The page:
An aspilet a day can keep the doctor away... for some

Q. I know a number of old people who have been advised by their physician to take one tablet of aspirin a day. What exactly is this prescription for? Isn't aspirin against pain and fever only?

A. Aspirin or acetyl salicylic acid is one of the earliest medicines ever used by man, and although it became widely used for fever and pain soon after it was first synthesized by a French chemist, Charles Frederic Gerhardt, in 1853, other important applications of the drug where subsequently discovered. For example, several decades ago, it was found out that, at high doses, it has an anti-inflammatory effect and in time, it became the prototypical drug for a group of substances called nonsteroidal anti-inflammatory drugs (NSAIDs)-drugs with analgesic and antipyretic effects and at higher doses, anti-inflammatory effects, which reduce swelling, pain, tenderness and limitation of joint movement associated with arthritis and injuries.

Aspirin however has some adverse effects and when safer drugs such as paracetamol (acetaminophen) and ibuprofen were released into the market in 1956 and 1969, and the NSAIDs a little later, the popularity of aspirin as an analgesic, antipyretic and anti-inflammatory drug started to wane.

However, in the last 20 years, aspirin has resurged in popularity because in the 1980s, it was established that in amounts that are much lower than its recommended antipyretic and anti-inflammatory dosages, it is an effective anticoagulant or anticlotting agent that reduces the risk of clotting diseases, the underlying causes of many heart attacks and strokes.

At present, daily low-dose aspirin therapy (i.e., 75 or 81 mg) is recommended for two groups of people: those who have had a previous heart attack or stroke, or those who have high risk for either. The latter group includes those who possess the following risk factors associated with heart attacks and strokes: smoking; high blood pressure, high cholesterol levels, poor lipid profile, diabetes, family history of stroke or heart attack, sedentary lifestyle, stress and alcohol consumption amounting to more than two alcoholic drinks for men and one for women. For this group, the recommendation by the U.S. Preventive Services Task Force on the use of aspirin for the primary prevention of coronary heart disease is to encourage men aged 45 to 79 and women aged 55 to 79 to use aspirin when the potential benefit of a reduction in myocardial infarction for men or stroke for women outweighs the potential harm of an increase in gastrointestinal hemorrhage.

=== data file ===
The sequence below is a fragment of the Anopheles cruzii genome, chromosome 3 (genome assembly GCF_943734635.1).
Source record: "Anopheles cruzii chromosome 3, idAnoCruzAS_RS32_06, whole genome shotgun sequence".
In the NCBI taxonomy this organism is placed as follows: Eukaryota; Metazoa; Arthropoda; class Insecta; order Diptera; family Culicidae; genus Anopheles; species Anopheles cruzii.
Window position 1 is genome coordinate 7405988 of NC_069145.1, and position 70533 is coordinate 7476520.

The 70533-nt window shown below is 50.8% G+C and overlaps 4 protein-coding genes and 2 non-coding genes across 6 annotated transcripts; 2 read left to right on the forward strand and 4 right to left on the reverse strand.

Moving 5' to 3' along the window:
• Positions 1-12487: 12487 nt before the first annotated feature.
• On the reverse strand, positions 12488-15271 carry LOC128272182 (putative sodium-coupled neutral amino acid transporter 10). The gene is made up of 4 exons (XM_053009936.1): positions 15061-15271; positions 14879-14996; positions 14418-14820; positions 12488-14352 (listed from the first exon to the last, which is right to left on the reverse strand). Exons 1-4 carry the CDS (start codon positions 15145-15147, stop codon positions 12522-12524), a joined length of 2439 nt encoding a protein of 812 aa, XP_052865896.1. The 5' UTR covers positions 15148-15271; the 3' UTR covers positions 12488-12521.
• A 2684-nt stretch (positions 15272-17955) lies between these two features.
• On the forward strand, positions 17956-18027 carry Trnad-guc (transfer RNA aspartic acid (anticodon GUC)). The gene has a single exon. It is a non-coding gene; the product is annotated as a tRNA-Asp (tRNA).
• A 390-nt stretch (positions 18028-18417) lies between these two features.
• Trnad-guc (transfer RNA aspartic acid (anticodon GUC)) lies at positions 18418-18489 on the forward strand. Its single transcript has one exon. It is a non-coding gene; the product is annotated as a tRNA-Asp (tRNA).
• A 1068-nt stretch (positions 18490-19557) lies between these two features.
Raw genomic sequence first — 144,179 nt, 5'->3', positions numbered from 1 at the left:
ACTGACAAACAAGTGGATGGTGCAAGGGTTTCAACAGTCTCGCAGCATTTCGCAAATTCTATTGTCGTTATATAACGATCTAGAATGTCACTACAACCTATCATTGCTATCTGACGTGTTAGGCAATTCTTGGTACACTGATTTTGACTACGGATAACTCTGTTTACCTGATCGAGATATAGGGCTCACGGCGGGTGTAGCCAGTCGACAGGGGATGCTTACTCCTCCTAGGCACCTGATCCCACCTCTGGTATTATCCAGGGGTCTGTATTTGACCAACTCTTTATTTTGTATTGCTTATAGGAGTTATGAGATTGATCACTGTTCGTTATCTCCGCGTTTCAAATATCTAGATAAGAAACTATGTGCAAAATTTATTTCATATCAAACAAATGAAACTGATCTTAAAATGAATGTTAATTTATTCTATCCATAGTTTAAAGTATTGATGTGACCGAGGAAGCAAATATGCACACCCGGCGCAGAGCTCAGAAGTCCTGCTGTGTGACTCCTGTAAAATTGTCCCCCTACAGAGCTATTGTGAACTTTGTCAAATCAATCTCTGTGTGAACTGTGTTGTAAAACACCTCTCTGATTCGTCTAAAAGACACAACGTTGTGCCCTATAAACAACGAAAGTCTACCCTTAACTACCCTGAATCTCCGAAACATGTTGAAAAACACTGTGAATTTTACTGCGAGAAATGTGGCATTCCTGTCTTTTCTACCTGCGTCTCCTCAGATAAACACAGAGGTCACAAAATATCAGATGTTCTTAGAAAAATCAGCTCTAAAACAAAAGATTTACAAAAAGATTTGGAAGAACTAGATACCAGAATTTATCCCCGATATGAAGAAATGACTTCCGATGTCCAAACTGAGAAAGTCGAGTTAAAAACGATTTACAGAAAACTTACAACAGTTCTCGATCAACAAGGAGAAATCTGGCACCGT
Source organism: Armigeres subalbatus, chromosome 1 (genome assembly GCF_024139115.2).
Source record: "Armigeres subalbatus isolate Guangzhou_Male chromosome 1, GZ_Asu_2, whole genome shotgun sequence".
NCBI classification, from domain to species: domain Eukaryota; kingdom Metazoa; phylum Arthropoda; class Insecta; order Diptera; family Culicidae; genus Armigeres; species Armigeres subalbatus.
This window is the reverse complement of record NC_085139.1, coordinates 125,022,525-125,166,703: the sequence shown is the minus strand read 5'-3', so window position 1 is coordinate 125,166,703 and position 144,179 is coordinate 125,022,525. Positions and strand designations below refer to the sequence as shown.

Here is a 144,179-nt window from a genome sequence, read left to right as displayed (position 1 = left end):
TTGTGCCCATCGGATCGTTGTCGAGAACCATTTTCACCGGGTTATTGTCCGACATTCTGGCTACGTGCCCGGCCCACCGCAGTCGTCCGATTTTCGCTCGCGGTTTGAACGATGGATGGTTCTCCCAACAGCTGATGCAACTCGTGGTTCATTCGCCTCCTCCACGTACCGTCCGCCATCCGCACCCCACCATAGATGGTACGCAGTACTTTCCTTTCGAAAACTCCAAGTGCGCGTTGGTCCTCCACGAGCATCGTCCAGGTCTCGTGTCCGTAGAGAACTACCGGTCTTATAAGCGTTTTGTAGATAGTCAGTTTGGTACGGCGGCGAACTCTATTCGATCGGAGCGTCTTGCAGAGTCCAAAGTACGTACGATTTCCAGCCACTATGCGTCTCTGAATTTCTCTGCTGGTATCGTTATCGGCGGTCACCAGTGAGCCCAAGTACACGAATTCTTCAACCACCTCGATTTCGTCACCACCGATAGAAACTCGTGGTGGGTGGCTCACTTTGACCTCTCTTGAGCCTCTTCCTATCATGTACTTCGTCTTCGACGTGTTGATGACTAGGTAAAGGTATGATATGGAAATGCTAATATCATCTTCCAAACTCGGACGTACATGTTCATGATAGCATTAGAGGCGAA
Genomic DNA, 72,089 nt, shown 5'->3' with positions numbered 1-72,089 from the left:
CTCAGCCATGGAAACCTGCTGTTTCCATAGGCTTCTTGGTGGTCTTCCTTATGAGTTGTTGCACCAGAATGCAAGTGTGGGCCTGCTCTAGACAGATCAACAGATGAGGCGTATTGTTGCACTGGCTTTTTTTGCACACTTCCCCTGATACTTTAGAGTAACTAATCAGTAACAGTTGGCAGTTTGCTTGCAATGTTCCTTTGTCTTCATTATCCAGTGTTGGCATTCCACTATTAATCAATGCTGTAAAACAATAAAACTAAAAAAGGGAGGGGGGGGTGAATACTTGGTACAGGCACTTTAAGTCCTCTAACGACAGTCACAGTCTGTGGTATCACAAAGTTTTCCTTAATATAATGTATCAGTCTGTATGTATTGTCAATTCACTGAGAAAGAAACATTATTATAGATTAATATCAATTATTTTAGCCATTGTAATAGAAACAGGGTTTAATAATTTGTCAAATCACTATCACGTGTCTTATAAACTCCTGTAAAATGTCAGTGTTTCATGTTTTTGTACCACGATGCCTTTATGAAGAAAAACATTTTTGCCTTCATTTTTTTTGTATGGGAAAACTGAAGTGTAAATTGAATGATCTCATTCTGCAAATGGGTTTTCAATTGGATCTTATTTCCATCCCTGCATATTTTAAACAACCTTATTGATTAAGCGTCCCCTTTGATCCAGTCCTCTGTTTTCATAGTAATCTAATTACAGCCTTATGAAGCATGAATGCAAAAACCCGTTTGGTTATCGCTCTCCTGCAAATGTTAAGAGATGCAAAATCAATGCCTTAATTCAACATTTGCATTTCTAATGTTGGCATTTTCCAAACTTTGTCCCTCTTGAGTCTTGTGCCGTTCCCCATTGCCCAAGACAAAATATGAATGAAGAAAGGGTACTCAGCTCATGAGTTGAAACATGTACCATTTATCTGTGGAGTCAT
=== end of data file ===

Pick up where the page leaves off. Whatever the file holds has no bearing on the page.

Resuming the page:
Thus, for a certain sector of the society, an aspilet (that is how low dose aspirin preparations are usually called) a day could really keep the doctor away.

Aspirin however will not benefit everyone. It offers no benefit to adults who have low risk for heart attack or stroke. In these people, the chances of other events caused by aspirin's adverse effects outweigh any potential benefit. Aspirin can irritate the stomach, leading to nausea, vomiting, heartburn and persistent stomach pain. Other side effects include ringing in the ears, dizziness, drowsiness, confusion, diarrhea, bleeding, heartburn, indigestion and allergic reactions, which can sometimes be fatal. Aspirin could also damage the kidneys.

By the way, in children and teenagers with fever, especially if caused by viral infection, aspirin has been associated with the development of a potentially fatal condition called Reye Syndrome, a rare but severe illness characterized by acute encephalopathy and fatty liver. For this reason, aspirin should never be given to anyone under 20 who has a fever.

(Email inquiries on health matters to: